How wide is the International Criminal Jurisdiction of the African Court and why should it matter?
Of all of the innovations in the Malabo Protocol, perhaps the most significant is the creation of a first of its kind regional criminal court with jurisdiction over core international crimes – which have traditionally been the subject matter of international criminal tribunals – as well as transnational crimes that, with very limited exceptions, have not previously been within the jurisdiction of any supra-national tribunal. Cases involving these crimes will be heard by the International Criminal Law Section. This Section will be divided into three chambers: a Pre-Trial Chamber, a Trial Chamber, and an Appellate Chamber.
Specifically, the crimes included in the Malabo Protocol for the Core International Crimes are Genocide, Crimes against humanity, War crimes, and the Crime of Aggression while the Transnational Crimes include unconstitutional change of government, piracy, terrorism, mercenarism, corruption, money laundering, trafficking in persons, trafficking in drugs, trafficking in hazardous wastes, and illicit exploitation of natural resources.
The Malabo Protocol also permits the AU Assembly, upon the consensus of States Parties to the Protocol, to extend the jurisdiction of the African Court to cover additional crimes. Modes of liability for these crimes are specified in article 28N of the Malabo Protocol, and include inciting, instigating, organizing, directing, facilitating, financing, counseling or participating as a principal, co-principal, agent, or accomplice in any of the offenses listed above.
The establishment of a criminal chamber with jurisdiction over 10 transnational crimes provides the African region with a long-awaited criminal court dedicated to crimes of special concern to the continent. Since the 1970s, African States have been advocating for an international court to try such crimes, including apartheid, terrorism, and trafficking in hazardous wastes, among others, but these calls have not been heeded. The establishment of an expanded African Court with international criminal jurisdiction addresses this gap and allows Africa to take the lead in setting a new agenda in the field of international criminal law.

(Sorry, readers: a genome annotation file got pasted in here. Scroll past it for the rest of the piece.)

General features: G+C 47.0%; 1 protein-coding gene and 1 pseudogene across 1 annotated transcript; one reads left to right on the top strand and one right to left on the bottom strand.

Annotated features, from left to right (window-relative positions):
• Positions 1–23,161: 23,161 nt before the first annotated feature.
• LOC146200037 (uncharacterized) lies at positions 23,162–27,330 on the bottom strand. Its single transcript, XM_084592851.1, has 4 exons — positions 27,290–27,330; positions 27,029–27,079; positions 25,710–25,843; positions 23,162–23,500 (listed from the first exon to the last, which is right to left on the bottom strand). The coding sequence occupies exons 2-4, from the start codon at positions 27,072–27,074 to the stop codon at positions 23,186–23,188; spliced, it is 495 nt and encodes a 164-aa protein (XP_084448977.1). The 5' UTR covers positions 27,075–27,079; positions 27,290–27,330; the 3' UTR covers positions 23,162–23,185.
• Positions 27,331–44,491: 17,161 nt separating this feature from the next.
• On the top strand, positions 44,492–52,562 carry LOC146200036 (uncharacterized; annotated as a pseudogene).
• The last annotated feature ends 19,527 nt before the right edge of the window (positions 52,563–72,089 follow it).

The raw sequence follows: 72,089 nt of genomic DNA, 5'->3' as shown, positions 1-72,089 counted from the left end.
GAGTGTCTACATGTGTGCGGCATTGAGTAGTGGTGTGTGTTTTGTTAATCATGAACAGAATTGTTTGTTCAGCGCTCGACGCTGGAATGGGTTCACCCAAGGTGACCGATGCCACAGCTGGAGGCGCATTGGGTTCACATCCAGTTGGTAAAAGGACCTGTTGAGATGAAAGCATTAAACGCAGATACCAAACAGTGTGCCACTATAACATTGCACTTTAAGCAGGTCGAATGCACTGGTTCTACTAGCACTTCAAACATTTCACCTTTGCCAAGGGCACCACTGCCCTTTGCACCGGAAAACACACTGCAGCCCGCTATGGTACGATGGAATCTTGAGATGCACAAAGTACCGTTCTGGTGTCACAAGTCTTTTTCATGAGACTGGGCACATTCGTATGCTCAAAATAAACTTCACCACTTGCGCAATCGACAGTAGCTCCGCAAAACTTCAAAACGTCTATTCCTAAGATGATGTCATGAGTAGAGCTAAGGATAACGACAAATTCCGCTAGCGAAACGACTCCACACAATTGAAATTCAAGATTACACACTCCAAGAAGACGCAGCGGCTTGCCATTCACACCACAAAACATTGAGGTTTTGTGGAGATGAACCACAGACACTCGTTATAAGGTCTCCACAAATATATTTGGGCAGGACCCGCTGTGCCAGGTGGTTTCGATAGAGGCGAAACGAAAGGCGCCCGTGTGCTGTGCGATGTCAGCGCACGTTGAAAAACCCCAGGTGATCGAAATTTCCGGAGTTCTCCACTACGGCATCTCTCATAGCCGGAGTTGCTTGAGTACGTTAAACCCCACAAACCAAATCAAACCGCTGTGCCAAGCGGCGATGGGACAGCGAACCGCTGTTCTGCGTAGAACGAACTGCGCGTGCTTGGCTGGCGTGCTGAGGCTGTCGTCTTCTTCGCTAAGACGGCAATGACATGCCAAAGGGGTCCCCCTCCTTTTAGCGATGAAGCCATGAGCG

These transnational crimes are sufficiently serious to warrant supra-national prosecution. These crimes have had devastating effects on African States that are every bit as serious as the impact of the core international crimes and often lead to the commission of core international crimes as well. Their seriousness has been repeatedly recognized at both the regional and international level, with the UN recognizing many of them as threats to international peace and security and calling for a regional tribunal to prosecute at least one of them.
With respect to the content of the crimes themselves, the Malabo Protocol definitions closely mirror those in the major treaties on these subjects, such as the Genocide Convention, the Rome Statute of the ICC, and the African Charter on Democracy, Elections and Governance, and therefore closely adhere to the international law definitions of these crimes. This reliance on current treaty definitions, some of which are codifications of customary international law, ensures consistency between the jurisprudence of the African Court and current international law. To the extent these definitions vary from those in pre-existing conventions – particularly the Rome Statute – the vast majority of changes are based on customary international law developments that have arisen since those conventions were adopted, and the Malabo Protocol thus reflects the current state of international law. A handful of other changes – such as differences in the definition of the crime of aggression to encompass acts of aggression by non-State actors and the addition of some acts as war crimes – are innovations that better respond to the particular context of grave crimes on the African continent. For ease of reference, a side-by-side comparison of the provisions of the Malabo Protocol, the Rome Statute, and other applicable treaties on core international crimes is provided here.